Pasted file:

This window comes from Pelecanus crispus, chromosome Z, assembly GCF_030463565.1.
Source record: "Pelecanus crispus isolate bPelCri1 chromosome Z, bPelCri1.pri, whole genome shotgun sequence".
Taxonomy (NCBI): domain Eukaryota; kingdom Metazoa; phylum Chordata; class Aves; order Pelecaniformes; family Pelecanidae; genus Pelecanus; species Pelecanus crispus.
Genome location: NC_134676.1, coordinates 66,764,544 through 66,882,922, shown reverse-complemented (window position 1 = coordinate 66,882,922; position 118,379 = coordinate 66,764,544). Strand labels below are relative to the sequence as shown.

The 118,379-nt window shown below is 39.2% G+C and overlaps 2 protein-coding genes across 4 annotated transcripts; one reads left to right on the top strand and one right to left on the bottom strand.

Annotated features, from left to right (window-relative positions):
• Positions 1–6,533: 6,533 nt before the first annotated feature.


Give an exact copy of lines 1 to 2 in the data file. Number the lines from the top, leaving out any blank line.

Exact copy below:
This window comes from Pelecanus crispus, chromosome Z, assembly GCF_030463565.1.
Source record: "Pelecanus crispus isolate bPelCri1 chromosome Z, bPelCri1.pri, whole genome shotgun sequence".